To launch a new Ring cycle is an ambitious undertaking for any opera company. It’s even more audacious when the company in question is Longborough Festival Opera, which is based in a Cotswold barn that has been turned into a 500-seat opera house. With the debut of Das Rheingold, the latest Longborough Ring – not the first Ring for this 29-year-old company – is off to a laudable start.
Central to the production’s success is the presence of the respected Wagner expert Anthony Negus, who conducts the orchestra in a pit set directly below the stage. Negus coaxes a remarkable range of colours and shades from his musicians.
This provides a soft cushion that supports a generally excellent cast of singers. The standouts are Marc Le Brocq, vocally and visually on top form as a dandyish Loge, and Mark Stone, a scruffy but determined Alberich. There are some memorable moments also from Darren Jeffery’s Wotan, Marie Arnet’s Freia and Madeleine Shaw’s Fricka.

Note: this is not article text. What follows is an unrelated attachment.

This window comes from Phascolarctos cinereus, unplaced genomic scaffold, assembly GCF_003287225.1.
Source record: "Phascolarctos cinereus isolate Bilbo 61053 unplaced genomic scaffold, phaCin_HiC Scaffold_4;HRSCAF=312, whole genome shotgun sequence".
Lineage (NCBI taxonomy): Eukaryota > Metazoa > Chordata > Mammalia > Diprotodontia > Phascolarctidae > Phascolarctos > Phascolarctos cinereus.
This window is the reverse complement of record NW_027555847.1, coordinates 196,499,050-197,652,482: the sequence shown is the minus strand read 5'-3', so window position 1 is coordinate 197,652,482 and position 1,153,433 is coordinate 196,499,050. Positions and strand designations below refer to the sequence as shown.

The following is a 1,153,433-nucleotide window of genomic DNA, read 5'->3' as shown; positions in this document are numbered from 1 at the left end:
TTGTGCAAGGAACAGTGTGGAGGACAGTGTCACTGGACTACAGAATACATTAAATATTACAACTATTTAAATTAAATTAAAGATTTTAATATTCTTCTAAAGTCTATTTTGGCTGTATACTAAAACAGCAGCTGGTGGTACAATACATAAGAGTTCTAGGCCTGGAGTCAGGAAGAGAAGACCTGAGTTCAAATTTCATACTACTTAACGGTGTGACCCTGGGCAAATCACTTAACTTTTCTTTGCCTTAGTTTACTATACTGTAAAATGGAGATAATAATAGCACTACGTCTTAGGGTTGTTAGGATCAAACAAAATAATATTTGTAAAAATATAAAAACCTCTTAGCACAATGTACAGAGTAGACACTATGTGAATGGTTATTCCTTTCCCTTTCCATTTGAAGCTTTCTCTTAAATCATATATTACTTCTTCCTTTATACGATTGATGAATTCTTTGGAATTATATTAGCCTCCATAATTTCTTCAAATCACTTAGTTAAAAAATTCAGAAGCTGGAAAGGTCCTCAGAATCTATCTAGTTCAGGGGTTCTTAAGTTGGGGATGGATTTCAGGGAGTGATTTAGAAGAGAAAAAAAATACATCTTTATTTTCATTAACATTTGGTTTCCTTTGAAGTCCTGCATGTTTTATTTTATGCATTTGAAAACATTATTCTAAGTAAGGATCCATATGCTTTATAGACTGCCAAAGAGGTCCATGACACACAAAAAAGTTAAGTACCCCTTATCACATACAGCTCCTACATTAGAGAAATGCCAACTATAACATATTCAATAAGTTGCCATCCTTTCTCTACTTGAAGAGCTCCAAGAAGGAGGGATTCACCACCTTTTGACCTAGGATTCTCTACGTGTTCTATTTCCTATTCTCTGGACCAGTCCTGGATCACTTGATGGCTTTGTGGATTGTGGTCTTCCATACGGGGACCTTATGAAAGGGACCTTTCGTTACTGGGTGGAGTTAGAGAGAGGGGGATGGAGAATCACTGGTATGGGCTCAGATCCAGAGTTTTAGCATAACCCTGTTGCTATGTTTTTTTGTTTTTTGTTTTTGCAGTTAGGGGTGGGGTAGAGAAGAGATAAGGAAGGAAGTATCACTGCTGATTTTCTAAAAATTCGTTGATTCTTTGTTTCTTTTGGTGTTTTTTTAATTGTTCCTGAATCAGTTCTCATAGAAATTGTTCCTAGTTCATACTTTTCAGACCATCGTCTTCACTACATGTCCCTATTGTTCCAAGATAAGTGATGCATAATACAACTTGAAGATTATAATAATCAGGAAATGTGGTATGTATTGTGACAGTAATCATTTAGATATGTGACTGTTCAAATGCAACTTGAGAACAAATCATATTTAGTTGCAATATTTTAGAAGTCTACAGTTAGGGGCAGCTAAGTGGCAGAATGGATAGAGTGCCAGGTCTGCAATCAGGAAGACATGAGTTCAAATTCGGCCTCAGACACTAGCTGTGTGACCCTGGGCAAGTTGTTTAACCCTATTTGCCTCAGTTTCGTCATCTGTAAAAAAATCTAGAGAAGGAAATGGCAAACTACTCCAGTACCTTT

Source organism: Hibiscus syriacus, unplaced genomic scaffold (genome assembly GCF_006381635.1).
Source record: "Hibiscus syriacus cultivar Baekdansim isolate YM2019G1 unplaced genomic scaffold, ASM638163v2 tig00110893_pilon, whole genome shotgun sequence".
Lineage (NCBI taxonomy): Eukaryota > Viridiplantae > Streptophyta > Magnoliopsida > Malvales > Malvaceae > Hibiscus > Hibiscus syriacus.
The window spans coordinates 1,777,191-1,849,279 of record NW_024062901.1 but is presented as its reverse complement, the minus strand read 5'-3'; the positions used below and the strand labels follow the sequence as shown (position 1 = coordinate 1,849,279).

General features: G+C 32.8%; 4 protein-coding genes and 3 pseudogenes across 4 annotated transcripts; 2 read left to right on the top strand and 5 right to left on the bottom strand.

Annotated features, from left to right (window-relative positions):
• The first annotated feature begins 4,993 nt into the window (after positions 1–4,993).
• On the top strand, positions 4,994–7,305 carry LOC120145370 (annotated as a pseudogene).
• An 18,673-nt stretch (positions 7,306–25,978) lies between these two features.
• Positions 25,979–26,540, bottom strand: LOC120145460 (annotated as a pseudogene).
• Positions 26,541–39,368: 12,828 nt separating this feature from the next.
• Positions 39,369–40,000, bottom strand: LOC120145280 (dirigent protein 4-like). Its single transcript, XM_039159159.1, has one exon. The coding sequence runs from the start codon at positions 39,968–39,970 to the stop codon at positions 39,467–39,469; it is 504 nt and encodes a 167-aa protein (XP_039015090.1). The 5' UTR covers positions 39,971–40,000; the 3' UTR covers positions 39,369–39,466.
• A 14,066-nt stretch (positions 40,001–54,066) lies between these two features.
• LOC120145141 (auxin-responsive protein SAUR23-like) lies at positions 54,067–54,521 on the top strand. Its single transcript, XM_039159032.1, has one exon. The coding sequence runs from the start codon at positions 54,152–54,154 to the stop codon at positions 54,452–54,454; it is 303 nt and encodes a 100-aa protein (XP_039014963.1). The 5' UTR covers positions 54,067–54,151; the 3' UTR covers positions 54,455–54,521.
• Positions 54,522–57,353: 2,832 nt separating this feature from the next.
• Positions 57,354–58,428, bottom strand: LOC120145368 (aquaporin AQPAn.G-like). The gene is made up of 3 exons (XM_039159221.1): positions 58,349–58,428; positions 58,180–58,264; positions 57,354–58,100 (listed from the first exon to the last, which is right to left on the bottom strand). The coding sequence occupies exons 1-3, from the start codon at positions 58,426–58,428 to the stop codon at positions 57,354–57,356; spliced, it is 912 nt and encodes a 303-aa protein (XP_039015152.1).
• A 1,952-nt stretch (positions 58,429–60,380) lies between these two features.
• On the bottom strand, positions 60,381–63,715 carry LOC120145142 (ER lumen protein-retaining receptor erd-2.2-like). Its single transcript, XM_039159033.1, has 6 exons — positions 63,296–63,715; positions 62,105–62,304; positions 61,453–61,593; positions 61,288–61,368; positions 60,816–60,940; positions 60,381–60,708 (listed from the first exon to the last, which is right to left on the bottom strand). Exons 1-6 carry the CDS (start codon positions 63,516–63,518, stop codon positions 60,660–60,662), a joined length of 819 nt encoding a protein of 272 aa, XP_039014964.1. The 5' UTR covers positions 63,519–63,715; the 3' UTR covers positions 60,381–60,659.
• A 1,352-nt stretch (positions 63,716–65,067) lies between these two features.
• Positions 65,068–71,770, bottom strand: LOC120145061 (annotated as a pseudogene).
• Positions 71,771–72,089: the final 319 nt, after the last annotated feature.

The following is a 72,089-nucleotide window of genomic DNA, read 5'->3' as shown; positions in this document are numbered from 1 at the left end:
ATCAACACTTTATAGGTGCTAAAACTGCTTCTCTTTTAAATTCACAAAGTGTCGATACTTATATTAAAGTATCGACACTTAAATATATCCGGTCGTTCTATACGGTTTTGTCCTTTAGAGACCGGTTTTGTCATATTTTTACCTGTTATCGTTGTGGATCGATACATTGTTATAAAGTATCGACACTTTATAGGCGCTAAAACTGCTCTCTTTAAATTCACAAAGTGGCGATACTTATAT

The sombre costumes hark back to Wagner’s own time, but the constraints of stiff Victorian clothing make for awkwardness, notably for the frolicking Rhinemaidens, who must be praised, however, for their vocal agility.
The black-painted set, with a cut-out mountain at its centre, the flashing lighting effects and some of the props (the puppet toad inspired a few audience giggles) suggest the have-a-go ethos of many small-scale productions. However, Tim Baxter’s video was a different matter, showing that intelligently deployed can expand a visual universe of opera, perhaps foreshadowing the creative path of the next instalments of Longborough Festival Opera’s new Ring